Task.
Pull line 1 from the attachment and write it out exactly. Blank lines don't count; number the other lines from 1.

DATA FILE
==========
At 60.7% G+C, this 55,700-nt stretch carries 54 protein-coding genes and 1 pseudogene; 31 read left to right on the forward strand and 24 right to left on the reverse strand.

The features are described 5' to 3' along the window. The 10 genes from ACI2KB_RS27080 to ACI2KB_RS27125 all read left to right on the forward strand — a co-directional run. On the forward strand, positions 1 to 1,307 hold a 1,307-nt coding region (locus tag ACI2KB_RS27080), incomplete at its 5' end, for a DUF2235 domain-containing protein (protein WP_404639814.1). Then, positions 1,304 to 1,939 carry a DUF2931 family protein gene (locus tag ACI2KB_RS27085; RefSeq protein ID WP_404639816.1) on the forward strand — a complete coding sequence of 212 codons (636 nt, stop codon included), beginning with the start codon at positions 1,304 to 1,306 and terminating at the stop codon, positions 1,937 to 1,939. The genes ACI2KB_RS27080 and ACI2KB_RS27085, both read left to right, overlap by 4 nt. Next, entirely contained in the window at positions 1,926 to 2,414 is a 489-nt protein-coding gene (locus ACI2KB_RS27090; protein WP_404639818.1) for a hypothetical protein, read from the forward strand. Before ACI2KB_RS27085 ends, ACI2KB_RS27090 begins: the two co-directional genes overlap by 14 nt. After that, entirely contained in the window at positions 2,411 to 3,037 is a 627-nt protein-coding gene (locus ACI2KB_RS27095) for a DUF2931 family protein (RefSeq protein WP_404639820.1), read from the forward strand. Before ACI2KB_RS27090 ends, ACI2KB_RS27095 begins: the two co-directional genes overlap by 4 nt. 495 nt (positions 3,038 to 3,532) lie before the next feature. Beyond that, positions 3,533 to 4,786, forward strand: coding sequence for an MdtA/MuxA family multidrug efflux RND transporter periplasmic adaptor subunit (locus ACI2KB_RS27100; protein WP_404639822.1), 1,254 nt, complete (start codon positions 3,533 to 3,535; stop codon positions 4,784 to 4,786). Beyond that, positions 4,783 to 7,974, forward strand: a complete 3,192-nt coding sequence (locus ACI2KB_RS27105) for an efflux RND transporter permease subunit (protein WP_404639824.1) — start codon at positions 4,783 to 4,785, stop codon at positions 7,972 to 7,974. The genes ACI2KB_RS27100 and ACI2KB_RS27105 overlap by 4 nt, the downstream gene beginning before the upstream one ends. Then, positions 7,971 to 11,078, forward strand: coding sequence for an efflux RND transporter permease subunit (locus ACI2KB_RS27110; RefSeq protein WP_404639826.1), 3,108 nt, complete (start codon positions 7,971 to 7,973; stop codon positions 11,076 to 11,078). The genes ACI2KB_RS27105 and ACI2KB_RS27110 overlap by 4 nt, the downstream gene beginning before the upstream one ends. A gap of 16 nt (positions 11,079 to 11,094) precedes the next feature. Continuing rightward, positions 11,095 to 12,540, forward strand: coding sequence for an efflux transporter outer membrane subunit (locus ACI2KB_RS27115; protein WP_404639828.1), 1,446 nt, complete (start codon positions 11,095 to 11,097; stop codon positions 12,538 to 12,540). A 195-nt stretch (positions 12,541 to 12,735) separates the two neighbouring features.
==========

At 60.7% G+C, this 55,700-nt stretch carries 54 protein-coding genes and 1 pseudogene; 31 read left to right on the forward strand and 24 right to left on the reverse strand.